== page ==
I was trying to visit two more temples before the festival - Hokoku-ji, which is known for its bamboo grove, and Sugimoto-dera, which has a very nice set of stairs that are covered in moss.  When I was sitting in the McDonald's having breakfast by the station (don't judge), I looked at google maps, and it looked like Sugimoto-dera, whe closer of the two, should have been pretty easy to get to if I just continued along the road Hachiman-gu was on.  My mistake was thinking it was closer than it actually was.  I was also relying on signs, which had been incredibly helpful up to that point, but when I stopped seeing Sugimoto-dera and Hokoku-ji on them, I wondered if I'd gone too far, and then I saw a shrine down a street ahead, and decided to go there, because even if it was the wrong place, it should have had a map.  Sure enough, when I got to Kamakura-gu, there was a map on a big board, and if I'd just stayed on the damn street I was on in the first place, I would have been admiring the moss already.

Instead, I found myself redirecting through a neighborhood to get there.  It wouldn't have been the worst thing in the world, if my feet weren't totally wrecked and it wasn't raining.  I went to Hokoku-ji first, because I realized there was a bus back to Hachiman-gu directly across from Sugimoto-dera, and it was nice...but I don't think I'd say it was a must-see temple.  The bamboo grove in Arashiyama was better...but I have no regrets, since it was only a little past Sugimoto-dera anyway.  I also just watched The Tale of Princess Kagura for the first time recently, so it was interesting to visit a bamboo grove so soon after.

I mentioned that my creative theme for the painting course that I'm taking is Japanese art and culture, so I got to use the trip as a bit of a scavenger hunt as well.  I'm making pretty good progress on my first piece - dancers from the Harajuku Super Yosakoi a few weeks back - so I've been giving thought to my second work, and I'm pretty sure it's going to incorporate dragons.  I found a few this weekend, although the fountain at Kiyomizu-dera is still my favorite.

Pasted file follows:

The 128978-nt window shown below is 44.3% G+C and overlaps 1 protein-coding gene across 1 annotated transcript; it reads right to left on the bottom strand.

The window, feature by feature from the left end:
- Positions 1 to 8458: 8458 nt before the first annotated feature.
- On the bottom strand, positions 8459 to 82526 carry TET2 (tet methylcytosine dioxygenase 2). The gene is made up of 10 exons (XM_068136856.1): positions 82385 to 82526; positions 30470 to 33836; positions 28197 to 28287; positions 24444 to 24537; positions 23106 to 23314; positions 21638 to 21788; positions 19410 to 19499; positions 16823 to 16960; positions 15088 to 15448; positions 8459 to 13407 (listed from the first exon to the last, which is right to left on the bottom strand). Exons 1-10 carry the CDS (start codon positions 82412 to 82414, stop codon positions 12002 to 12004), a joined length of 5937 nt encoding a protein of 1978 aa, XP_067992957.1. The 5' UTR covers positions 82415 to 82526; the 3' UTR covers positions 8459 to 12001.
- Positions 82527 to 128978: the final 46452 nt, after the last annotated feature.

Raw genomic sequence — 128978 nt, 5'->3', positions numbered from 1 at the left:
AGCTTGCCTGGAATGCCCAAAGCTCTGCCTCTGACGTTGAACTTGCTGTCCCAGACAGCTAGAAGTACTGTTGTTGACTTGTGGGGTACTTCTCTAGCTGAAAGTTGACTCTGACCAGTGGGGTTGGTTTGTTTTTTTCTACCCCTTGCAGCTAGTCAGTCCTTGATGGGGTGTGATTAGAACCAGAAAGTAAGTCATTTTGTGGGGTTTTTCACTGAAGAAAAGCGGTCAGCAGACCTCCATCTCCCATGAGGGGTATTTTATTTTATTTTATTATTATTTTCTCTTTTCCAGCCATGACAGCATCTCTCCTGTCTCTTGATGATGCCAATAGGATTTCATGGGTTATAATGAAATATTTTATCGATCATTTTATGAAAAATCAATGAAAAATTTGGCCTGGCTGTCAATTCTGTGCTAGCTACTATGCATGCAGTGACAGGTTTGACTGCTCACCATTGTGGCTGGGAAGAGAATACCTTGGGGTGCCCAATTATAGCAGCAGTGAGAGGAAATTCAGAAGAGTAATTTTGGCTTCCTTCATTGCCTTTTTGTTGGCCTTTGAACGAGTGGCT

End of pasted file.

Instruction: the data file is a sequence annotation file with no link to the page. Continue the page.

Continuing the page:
But the point of Sugimoto-dera was to see its moss stairs.  The Japanese have a thing for moss.  I don't know if I would have agreed that it's beautiful a year ago - I hadn't really given any thought to it - but by this point in the game, I think they're on to something.  I mean, it's basically brightly colored fur for rocks - how cool is that?  I'm not entirely sure how these came to be covered in moss - usually well-trod paths should be free from moss - but now they're roped off to protect their beauty and the main prayer hall is accessed by a set of set of stairs running to the left of the mossy ones.

The main prayer hall has three beautiful sculptures of Kannon, one of Buddhism's female deities, and your admission price includes going into the hall - without shoes, of course, and photos aren't allowed.  I stopped to rest my feet for a few minutes, but moved on fairly quickly.  Without my phone I wasn't sure of the time, and I wanted to make sure I was back at Hachiman-gu in case the archery went ahead...and it turned out that it did.
When I got there it was definitely busy, and I followed the crowds to the crossroads of the temple (there's a main approach which is crossed by another path; hence, crossroads).  There were clusters of people there, so it wasn't exactly hard to figure out this was the staging area for the archery.  I followed some other people until I found a place at one of the ends where I could jockey for position with all the other trigger-happy shutterbugs, none of whom seemed to have forgotten their telephoto lenses.